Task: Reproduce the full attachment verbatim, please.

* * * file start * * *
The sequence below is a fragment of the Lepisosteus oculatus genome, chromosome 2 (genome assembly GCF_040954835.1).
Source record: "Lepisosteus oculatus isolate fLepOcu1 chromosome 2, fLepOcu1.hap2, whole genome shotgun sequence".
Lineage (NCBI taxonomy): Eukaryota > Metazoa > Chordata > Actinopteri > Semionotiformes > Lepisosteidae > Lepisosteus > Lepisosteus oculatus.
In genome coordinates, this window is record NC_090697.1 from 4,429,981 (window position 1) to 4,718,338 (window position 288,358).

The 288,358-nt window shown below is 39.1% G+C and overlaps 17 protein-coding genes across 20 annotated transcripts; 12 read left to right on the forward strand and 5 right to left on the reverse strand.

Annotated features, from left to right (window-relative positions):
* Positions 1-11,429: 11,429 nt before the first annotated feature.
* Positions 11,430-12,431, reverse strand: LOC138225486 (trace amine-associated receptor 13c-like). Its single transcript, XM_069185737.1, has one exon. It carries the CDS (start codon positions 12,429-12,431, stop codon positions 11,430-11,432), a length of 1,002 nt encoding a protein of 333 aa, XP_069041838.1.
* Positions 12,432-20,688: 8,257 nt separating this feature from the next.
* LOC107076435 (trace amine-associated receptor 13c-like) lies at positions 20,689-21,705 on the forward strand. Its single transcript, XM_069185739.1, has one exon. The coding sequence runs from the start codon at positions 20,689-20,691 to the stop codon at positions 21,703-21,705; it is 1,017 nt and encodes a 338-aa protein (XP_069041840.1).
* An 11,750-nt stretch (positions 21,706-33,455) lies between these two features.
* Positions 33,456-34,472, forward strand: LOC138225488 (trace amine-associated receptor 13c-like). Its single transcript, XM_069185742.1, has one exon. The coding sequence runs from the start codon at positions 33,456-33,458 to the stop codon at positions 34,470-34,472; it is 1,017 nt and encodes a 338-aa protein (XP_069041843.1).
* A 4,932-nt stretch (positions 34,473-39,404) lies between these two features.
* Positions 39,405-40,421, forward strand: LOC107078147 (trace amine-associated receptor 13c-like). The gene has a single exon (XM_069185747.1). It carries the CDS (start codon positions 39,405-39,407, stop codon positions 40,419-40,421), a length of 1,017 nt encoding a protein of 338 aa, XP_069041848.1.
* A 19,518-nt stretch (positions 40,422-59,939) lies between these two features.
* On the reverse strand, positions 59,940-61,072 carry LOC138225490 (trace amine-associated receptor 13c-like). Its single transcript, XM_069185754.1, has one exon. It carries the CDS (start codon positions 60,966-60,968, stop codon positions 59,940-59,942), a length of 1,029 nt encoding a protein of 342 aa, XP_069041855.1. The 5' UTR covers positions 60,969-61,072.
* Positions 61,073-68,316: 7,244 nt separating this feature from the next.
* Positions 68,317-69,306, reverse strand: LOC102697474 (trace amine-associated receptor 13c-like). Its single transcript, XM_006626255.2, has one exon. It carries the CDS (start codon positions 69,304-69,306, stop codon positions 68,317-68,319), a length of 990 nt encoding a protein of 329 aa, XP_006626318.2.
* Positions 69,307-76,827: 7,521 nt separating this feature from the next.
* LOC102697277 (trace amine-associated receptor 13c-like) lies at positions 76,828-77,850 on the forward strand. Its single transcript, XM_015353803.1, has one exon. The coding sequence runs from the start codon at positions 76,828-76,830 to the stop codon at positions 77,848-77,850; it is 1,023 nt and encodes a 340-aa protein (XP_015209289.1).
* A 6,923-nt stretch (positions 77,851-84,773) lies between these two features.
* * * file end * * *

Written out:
The sequence below is a fragment of the Lepisosteus oculatus genome, chromosome 2 (genome assembly GCF_040954835.1).
Source record: "Lepisosteus oculatus isolate fLepOcu1 chromosome 2, fLepOcu1.hap2, whole genome shotgun sequence".
Lineage (NCBI taxonomy): Eukaryota > Metazoa > Chordata > Actinopteri > Semionotiformes > Lepisosteidae > Lepisosteus > Lepisosteus oculatus.
In genome coordinates, this window is record NC_090697.1 from 4,429,981 (window position 1) to 4,718,338 (window position 288,358).

The 288,358-nt window shown below is 39.1% G+C and overlaps 17 protein-coding genes across 20 annotated transcripts; 12 read left to right on the forward strand and 5 right to left on the reverse strand.

Annotated features, from left to right (window-relative positions):
* Positions 1-11,429: 11,429 nt before the first annotated feature.
* Positions 11,430-12,431, reverse strand: LOC138225486 (trace amine-associated receptor 13c-like). Its single transcript, XM_069185737.1, has one exon. It carries the CDS (start codon positions 12,429-12,431, stop codon positions 11,430-11,432), a length of 1,002 nt encoding a protein of 333 aa, XP_069041838.1.
* Positions 12,432-20,688: 8,257 nt separating this feature from the next.
* LOC107076435 (trace amine-associated receptor 13c-like) lies at positions 20,689-21,705 on the forward strand. Its single transcript, XM_069185739.1, has one exon. The coding sequence runs from the start codon at positions 20,689-20,691 to the stop codon at positions 21,703-21,705; it is 1,017 nt and encodes a 338-aa protein (XP_069041840.1).
* An 11,750-nt stretch (positions 21,706-33,455) lies between these two features.
* Positions 33,456-34,472, forward strand: LOC138225488 (trace amine-associated receptor 13c-like). Its single transcript, XM_069185742.1, has one exon. The coding sequence runs from the start codon at positions 33,456-33,458 to the stop codon at positions 34,470-34,472; it is 1,017 nt and encodes a 338-aa protein (XP_069041843.1).
* A 4,932-nt stretch (positions 34,473-39,404) lies between these two features.
* Positions 39,405-40,421, forward strand: LOC107078147 (trace amine-associated receptor 13c-like). The gene has a single exon (XM_069185747.1). It carries the CDS (start codon positions 39,405-39,407, stop codon positions 40,419-40,421), a length of 1,017 nt encoding a protein of 338 aa, XP_069041848.1.
* A 19,518-nt stretch (positions 40,422-59,939) lies between these two features.
* On the reverse strand, positions 59,940-61,072 carry LOC138225490 (trace amine-associated receptor 13c-like). Its single transcript, XM_069185754.1, has one exon. It carries the CDS (start codon positions 60,966-60,968, stop codon positions 59,940-59,942), a length of 1,029 nt encoding a protein of 342 aa, XP_069041855.1. The 5' UTR covers positions 60,969-61,072.
* Positions 61,073-68,316: 7,244 nt separating this feature from the next.
* Positions 68,317-69,306, reverse strand: LOC102697474 (trace amine-associated receptor 13c-like). Its single transcript, XM_006626255.2, has one exon. It carries the CDS (start codon positions 69,304-69,306, stop codon positions 68,317-68,319), a length of 990 nt encoding a protein of 329 aa, XP_006626318.2.
* Positions 69,307-76,827: 7,521 nt separating this feature from the next.
* LOC102697277 (trace amine-associated receptor 13c-like) lies at positions 76,828-77,850 on the forward strand. Its single transcript, XM_015353803.1, has one exon. The coding sequence runs from the start codon at positions 76,828-76,830 to the stop codon at positions 77,848-77,850; it is 1,023 nt and encodes a 340-aa protein (XP_015209289.1).
* A 6,923-nt stretch (positions 77,851-84,773) lies between these two features.